Tight Market for Bittering Hops– Beer Brewers Concerned

Emiko Terazono reported this week at The Financial Times Online that, “Drought in Germany, the world’s top producer and exporter of bittering hops, has left brewers and hops merchants on tenterhooks ahead of this year’s harvest of the ingredient that gives beer its refreshing bite.

Fears for the crop come after four years of a tight market. A boom in demand for craft beers has encouraged US farmers to switch acreage to aroma hops, which impart hoppy flavour and scent.”

The FT article noted that, “Prices for bittering hops, also known as alpha hops, have jumped during several years of supply shortages. Most of the world’s hops are traded on long-term contracts, and forward prices for Herkules, a leading bittering hop, almost quadrupled between 2012 and 2016. The spot price has almost quintupled.

Bittering hops have a large amount of alpha acid which is extracted to give both mainstream and craft beers their bitter flavour. Craft beers also use a large amount of speciality aroma hops, with brewers using between four to 10 times more hops than the average lager.”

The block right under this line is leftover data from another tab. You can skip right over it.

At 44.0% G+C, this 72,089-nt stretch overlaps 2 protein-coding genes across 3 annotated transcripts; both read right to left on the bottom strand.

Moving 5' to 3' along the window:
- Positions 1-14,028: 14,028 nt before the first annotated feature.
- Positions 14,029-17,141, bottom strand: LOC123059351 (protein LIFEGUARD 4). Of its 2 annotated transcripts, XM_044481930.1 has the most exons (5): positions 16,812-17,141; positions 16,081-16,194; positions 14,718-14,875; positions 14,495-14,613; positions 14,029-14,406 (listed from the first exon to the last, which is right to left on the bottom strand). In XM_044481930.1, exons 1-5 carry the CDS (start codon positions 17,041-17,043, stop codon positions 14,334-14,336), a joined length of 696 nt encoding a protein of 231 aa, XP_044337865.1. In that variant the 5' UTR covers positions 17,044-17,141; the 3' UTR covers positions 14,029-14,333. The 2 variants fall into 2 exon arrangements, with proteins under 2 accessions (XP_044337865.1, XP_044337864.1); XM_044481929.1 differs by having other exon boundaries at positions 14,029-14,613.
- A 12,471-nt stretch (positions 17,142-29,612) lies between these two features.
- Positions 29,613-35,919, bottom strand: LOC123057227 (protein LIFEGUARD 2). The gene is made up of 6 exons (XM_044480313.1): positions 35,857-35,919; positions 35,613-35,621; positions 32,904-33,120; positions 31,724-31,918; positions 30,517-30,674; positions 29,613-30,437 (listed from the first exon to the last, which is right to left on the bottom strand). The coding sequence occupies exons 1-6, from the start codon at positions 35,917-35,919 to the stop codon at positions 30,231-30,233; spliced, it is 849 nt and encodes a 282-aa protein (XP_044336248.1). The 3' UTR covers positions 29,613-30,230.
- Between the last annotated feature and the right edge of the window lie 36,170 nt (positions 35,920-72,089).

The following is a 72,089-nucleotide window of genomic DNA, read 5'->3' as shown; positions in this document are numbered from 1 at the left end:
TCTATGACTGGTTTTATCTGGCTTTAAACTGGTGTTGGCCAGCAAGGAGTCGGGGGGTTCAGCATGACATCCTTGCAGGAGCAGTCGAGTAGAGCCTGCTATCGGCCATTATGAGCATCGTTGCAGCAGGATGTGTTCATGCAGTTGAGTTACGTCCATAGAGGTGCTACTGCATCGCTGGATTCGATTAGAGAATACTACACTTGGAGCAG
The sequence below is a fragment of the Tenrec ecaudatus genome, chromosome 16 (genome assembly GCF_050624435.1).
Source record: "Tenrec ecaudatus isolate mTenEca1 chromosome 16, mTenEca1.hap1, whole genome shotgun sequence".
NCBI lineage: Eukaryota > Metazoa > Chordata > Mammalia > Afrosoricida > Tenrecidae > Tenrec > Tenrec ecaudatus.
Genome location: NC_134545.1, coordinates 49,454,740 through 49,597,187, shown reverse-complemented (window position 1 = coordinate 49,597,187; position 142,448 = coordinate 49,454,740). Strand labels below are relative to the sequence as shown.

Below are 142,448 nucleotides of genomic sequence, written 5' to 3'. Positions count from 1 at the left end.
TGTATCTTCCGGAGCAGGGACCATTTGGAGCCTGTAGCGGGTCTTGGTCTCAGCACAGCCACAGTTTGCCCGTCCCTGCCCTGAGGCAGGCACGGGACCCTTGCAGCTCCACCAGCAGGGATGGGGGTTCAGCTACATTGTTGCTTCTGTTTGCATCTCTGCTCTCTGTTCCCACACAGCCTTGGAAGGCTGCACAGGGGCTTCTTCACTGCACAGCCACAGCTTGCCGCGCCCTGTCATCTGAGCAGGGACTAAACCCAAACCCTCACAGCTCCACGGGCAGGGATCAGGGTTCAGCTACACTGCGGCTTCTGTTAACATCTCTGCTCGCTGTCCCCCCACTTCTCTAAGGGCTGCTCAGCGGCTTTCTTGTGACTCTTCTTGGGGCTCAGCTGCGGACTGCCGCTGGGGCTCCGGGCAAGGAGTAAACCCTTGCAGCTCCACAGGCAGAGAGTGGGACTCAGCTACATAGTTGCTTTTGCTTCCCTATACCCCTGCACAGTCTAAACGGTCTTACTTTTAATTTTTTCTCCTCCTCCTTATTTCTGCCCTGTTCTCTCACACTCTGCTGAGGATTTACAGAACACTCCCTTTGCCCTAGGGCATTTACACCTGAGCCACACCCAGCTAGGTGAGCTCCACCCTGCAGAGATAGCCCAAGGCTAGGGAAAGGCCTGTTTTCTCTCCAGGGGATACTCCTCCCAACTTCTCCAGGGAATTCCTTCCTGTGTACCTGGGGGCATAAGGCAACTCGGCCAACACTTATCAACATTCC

This week’s article added that, “The US is expected to have a bumper hop harvest this year, but the planting area for bittering hops fell more than 13 per cent over the five years to 2016, while the acreage for aroma hops jumped by almost a third, according to the International Hop Growers’ Convention.”

Ms. Terazono also pointed out that, “Brewers and beer companies are unlikely to pass on the hop cost increases, but if climate change leads to the need for irrigation for growers, that production cost increase could result in higher beer prices in the long term.

“The rise in bittering hop prices is expected to prompt farmers to increase their planting of high alpha acid varieties in both Germany and the US.”

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